The new main exchange at MAGTFTC Twentynine Palms, California is a one story, 136,048 square foot "Big Box" retail facility constructed to replace an aging and inadequate base exchange and to meet the current and near term anticipated demand of this remote desert military facility. The exchange was constructed on the site of an existing ball field and between occupied base establishments, placing extreme limitations on space and constructability and requiring extensive coordination and sequencing of the fabrication and erection of the panels. An intricate scheduling process allowed Haskell and the entire construction team to complete the main exchange just twelve months after excavation began. The building's structural shell and architectural panels were cast in approximately eight weeks with an additional four and a half days to erect the panels.
This project was extremely challenging because of four diametrically opposed standards that both design and construction had to meet. The design had to meet the requirements of the MCX (Marine Corps Exchange) Design Guidelines while achieving compliance with the Base Exterior Architectural Plan (BEAP); conformance to the Anti-Terrorism/Force Protection requirements and opposing requirements of LEED Silver certification.
Tilt-Up walls act as shear walls to resist blast loads; therefore, there are no vulnerable, localized exterior load resisting elements that can be compromised by an explosion including the minimally glazed elements. This required additional enforcing and welded connections in the 7 and 12 inch tilt-up panels. Failure of one element is not readily transmitted to adjacent elements during blast events, thus meeting the Anti-Terrorism/Force Protection requirements. The facility was completed in just over twenty four months - from design to realization - almost eight weeks ahead of the original contracted schedule completion.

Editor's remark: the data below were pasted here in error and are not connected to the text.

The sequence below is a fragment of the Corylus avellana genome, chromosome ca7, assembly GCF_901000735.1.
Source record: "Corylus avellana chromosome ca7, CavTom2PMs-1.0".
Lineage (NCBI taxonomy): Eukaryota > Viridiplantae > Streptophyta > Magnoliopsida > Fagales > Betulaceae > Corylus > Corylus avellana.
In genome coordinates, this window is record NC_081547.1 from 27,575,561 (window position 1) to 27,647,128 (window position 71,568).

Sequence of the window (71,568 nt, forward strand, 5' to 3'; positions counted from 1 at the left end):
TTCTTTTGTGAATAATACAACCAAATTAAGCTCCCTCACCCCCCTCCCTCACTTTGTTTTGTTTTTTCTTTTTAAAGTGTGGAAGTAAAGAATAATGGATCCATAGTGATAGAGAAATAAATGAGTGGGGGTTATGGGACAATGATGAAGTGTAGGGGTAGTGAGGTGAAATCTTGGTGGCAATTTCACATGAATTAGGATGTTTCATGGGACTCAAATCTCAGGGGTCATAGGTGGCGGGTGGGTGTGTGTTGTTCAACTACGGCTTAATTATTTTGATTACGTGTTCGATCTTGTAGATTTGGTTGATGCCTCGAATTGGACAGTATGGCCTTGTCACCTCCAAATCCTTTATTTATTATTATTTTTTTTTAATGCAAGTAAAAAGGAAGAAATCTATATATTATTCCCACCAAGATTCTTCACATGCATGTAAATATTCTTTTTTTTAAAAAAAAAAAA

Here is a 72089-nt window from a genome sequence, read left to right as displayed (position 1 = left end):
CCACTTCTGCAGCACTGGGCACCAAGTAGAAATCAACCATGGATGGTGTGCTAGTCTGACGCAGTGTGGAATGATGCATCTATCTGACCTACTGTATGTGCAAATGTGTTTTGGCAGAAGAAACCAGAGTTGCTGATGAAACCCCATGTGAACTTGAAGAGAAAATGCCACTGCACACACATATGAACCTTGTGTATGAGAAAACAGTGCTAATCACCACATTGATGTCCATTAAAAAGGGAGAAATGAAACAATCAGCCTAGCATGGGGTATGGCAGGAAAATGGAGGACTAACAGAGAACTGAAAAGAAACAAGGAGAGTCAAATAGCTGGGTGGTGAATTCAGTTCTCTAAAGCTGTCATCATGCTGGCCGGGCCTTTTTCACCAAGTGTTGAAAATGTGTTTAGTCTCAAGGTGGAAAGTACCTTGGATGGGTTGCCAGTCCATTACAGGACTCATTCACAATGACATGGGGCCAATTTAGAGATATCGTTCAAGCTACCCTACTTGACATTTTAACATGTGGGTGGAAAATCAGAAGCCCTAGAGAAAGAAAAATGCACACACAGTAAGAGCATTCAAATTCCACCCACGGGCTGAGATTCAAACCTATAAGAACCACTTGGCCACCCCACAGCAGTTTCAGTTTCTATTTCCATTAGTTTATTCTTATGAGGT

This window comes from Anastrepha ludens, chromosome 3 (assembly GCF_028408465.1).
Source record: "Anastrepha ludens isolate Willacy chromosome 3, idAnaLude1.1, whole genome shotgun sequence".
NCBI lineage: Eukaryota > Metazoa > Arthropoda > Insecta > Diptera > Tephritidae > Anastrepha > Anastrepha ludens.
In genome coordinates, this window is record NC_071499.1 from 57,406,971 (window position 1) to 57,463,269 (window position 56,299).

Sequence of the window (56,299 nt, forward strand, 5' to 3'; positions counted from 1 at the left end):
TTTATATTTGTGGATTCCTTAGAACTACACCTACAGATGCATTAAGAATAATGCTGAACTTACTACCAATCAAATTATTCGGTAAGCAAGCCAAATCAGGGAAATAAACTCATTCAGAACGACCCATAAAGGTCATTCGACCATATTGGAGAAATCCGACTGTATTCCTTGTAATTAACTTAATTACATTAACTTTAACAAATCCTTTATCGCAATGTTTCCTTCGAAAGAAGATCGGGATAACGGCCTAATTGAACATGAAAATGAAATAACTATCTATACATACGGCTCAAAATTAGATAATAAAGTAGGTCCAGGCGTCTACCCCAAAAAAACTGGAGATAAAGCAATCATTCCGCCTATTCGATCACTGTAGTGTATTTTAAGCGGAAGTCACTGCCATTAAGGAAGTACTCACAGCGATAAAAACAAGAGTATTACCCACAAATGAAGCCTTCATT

The structure includes several architectural effects, such as cast-in faux window recesses of varying depths; visual dimensional offsets created by split faced masonry piers; and a uniform panel height that creates a prominent look for the curved main entry panels. The two curved entry panels serve as focal points for the two retail components of the exchange, the main retail departments and the twenty-four/seven Marine Mart. The gentle curves of these panels emulate the military salute and establish respect and integrity at the front door. These panels were cast and lifted in one piece. The curved tilt-up entry feature now acts as the preferred design of MCCS Exchanges around the country. All Exposed tilt-up panels were finished with a Tex-Cote "Cool-Wall" finish system promoting a sustainable exterior wall finish system which increases the heat reflectivity and decreases cooling loads.
Though the big-box store benefited from fast-track Tilt-Up design, it wasn't lacking in architectural interest. Masonry veneer and linear and vertical reveals were used on the exteriors of the building. Aluminum sunshades, entry canopies and decorative pavers at the outdoor seating area further accentuate the upscale look of this base exchange.
The new exchange at Twentynine Palms will provide a modern facility to serve an expanding military population as well as meeting the important structural, seismic and force protection requirements.
Tilt-up construction provides all of this economically, and allows for an aggressive schedule so stores can be faster to market, something essential to the financial viability of the retailers.
The selection of Tilt-up construction and LEED Silver Certification for this project will provide major financial benefits to the Base, the Marine Corps and the American Taxpayer. Integration of the "Cool-Wall" finish on the tilt-up panels and roof mounted photovoltaics will help assure the LEED Certification.
Twentynine Palms, CA 92278
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